What programming/technical projects have you been working on?
This is a recurring post to discuss programming or other technical projects that we've been working on. Tell us about one of your recent projects, either at work or personal projects. What's interesting about it? Are you having trouble with anything?
For the past 11 months my hobby project has basically been developing tools to play Tetris™ really fast. I should probably measure how fast, but it's really fast.
There's a web interface as a little toy that uses the library.
This has been such a cool project — it's got colors, it's got Coding and Algorithms, I learned a lot about multicore programming and vectorization and Rust's type system, I rented a machine with 96 cores, I expanded the state of the art for this problem domain a little bit, and I wrote my own concurrent hash map. And best of all, it's all in service of an actual specific question I have, so I'll know when I'm done!
I intend to write a series of technical blog posts about this, because I think it's really interesting, but I'm holding out until I've actually done some research work. The tools are pretty much done, now I need to use them.
Not my kind of Tetris, but colour me interested nonetheless. There's several Tetris discord(*) (I know at least 2 that are SRS centric), I hope you'll find what you're looking for.
(*) I'm sad that there so much useful info buried into difficult to parse discord chats
I've been hacking on a method for measuring the similarity of phonemic transcriptions using simhashing (a variety of locality sensitive hash or LSH). The idea is to compare the bitwise-similarity of the simhashes of pairs of 2D matrices formed by stacking phonemic feature vectors from the PHOIBLE project's phonological inventories. I have a Jupyter notebook here that shows the progress (you can see the ranked pairs by similarity in the last output cell at the bottom). LSH is nice for this kind of pairwise comparison because there are tricks you can use to avoid running comparisons on the exhaustive set of pairwise combinations by sorting the LHS integer values and bitwise rotating them through every bit position and then only comparing adjacent pairs in those sorted lists.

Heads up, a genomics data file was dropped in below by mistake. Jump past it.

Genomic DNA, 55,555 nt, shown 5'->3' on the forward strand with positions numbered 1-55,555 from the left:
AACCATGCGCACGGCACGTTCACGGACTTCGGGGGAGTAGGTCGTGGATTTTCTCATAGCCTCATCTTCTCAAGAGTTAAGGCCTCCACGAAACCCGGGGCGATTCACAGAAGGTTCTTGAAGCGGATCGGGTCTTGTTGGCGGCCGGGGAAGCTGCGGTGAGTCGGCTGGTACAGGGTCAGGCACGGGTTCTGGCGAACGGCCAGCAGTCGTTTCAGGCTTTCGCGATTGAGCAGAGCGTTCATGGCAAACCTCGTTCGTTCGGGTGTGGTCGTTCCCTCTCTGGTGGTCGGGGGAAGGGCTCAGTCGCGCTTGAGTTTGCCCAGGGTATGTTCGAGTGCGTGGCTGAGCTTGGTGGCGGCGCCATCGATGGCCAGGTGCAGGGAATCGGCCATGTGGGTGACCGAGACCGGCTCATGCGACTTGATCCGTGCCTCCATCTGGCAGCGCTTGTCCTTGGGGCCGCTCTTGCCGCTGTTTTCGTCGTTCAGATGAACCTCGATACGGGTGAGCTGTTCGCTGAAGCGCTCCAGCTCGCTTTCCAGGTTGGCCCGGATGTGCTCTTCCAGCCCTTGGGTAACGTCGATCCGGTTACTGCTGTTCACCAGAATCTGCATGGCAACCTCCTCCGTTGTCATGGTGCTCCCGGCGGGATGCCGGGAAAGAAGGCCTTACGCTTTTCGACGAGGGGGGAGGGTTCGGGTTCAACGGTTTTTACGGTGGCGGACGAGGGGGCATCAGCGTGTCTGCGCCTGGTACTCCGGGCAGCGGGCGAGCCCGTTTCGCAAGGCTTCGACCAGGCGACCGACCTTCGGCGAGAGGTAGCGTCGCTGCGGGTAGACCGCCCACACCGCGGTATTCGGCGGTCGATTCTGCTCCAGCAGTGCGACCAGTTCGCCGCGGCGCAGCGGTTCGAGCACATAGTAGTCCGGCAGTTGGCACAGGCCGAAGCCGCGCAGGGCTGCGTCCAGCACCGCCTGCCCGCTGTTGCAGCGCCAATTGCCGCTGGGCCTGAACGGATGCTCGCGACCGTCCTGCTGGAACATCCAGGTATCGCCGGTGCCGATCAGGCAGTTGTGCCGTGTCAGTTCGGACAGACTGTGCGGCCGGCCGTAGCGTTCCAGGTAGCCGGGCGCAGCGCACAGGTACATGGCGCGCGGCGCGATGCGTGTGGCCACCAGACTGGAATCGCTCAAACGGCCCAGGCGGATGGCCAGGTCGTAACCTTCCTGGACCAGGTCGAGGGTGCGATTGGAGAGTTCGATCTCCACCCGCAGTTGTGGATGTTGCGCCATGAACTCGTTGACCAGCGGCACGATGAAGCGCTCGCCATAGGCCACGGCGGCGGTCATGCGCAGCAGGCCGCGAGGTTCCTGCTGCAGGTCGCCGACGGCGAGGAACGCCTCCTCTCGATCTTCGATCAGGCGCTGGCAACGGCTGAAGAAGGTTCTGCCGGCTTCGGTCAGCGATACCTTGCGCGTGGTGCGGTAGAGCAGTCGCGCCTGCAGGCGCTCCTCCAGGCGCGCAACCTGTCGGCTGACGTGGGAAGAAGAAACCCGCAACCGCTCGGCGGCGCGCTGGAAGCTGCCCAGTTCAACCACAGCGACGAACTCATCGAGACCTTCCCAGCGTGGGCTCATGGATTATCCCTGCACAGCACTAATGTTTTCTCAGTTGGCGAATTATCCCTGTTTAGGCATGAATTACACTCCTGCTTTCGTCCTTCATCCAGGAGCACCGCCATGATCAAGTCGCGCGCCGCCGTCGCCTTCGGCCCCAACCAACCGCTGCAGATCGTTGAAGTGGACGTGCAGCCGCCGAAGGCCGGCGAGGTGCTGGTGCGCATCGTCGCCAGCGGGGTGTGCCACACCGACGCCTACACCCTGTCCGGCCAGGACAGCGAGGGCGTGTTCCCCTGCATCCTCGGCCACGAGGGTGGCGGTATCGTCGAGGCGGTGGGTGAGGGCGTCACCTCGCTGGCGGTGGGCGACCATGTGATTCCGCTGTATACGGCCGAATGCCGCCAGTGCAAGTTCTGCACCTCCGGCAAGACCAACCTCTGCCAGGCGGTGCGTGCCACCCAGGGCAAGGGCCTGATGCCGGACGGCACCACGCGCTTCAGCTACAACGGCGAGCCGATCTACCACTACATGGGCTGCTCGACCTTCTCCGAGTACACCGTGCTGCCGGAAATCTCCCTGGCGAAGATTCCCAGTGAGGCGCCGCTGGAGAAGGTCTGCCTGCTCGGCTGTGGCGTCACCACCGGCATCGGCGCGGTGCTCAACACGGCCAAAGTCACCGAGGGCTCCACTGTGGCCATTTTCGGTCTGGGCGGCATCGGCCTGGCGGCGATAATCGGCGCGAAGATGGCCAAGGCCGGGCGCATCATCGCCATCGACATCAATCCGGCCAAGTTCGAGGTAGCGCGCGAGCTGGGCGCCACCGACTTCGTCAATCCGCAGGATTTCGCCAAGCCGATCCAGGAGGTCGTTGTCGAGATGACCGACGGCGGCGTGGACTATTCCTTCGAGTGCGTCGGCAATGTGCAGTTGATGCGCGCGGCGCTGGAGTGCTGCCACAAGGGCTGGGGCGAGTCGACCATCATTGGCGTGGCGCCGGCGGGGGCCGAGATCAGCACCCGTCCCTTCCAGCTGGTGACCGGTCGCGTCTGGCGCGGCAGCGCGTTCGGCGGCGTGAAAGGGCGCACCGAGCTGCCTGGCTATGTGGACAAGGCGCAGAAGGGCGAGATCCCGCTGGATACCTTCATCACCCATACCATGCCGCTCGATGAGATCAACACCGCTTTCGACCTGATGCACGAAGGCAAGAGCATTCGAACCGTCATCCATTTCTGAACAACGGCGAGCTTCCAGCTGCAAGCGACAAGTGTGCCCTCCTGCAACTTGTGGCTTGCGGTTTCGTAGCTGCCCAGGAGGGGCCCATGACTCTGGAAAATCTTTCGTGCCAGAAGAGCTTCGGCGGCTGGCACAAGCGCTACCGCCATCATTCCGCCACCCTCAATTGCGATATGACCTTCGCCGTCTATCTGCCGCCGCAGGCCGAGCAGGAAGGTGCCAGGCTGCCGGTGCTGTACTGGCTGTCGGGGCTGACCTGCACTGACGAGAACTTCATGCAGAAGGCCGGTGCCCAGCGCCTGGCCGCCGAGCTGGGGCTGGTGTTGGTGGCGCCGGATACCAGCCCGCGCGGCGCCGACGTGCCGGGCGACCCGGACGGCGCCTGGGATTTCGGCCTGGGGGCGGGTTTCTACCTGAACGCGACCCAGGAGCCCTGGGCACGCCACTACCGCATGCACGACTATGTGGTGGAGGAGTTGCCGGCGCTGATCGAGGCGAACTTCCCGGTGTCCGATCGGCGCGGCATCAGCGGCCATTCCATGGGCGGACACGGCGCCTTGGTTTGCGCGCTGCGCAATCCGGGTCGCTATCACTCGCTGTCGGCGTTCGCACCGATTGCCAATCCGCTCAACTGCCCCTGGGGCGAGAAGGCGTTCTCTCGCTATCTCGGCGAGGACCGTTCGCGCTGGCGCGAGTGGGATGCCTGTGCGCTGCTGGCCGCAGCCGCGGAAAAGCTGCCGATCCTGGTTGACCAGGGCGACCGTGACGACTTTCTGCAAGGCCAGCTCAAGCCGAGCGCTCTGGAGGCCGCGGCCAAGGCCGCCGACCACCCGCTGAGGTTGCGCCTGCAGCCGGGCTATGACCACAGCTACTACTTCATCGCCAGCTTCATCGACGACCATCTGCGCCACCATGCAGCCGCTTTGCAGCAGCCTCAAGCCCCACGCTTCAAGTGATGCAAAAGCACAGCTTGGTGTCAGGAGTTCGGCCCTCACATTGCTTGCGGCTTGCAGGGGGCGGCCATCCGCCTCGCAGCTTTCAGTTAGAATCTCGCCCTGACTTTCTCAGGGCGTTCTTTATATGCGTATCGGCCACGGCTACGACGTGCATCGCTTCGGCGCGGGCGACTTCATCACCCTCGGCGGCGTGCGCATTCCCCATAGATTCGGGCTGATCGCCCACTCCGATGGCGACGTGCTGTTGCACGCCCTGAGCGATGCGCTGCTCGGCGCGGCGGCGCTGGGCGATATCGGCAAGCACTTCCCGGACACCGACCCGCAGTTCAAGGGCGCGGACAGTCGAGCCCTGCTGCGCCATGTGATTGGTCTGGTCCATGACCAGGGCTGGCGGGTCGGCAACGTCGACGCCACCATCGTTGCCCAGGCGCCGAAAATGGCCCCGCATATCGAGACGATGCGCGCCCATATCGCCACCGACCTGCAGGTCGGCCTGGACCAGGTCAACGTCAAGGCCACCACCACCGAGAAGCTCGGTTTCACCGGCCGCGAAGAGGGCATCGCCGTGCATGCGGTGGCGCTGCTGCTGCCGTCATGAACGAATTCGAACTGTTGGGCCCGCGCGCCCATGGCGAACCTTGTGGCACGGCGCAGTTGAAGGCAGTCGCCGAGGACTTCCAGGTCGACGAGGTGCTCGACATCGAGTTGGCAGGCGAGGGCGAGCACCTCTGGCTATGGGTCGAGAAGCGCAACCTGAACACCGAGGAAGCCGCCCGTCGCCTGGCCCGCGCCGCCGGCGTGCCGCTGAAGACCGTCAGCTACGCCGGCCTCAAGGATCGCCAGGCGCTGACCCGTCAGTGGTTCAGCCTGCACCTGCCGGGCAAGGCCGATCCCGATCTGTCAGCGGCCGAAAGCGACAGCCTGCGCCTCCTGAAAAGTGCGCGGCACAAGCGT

There's also a CLI to play with the parameters on a small toy dataset:
There are some false positives, but it's neat to see this data-driven, linguistically grounded, information-theoretic approach somewhat work.
I'm getting comfortable writing Emacs-lisp. So I decided to start using it for whatever purposes I used to write shell scripts. Turns out Emacs-lisp is great as scripting language. All the text-munging comes built it, is (subjectively) nicer to write than Python (no significant whitespace!) and due to usage pattern, pulling external dependencies is much more straightforward. Compared to shell it is just more ergonomic.
I am also getting close to MVP on my static site generator using org-mode+org-publish and might just make it public soon (TM).
Writing a bunch of Elixir NIFs (Native Integrated Functions) at work in Rust, and getting severely annoyed with Rustler's quirks and documentation.
Working on an ActivityPub client that I hope makes it trivial for folks to run their own. Tumbler meets Geocities like thing. Mostly it's just to let me play with libsodium
I wrote a rofi datepicker. It's a tool that seems kind of obvious, and it's something I've been wanting for a while, but after some searching I hadn't quite found what I'm looking for, so I wrote it myself.
There are other rofi calendars, but AFAICT from their documentation they are mostly meant to just view the months in a calendar and don't have datepicking functionality.
There is one rofi project called naivecalendar I'm aware of that has date-picking functionality, but it's a full-blown scheduling application with some kind of extra styling system built on top of rofi's themes, which is more complexity than I want in a datepicker.
There is also the
dialog --calendarwidget which I've been using up until now, but as a TUI it looks kinda ugly and out of place alongside i3/rofi/blezz.
Writing this was a good excuse to learn rofi's script mode, which is something I had been wanting to do anyway. So it's been a fun couple of days refining this tool.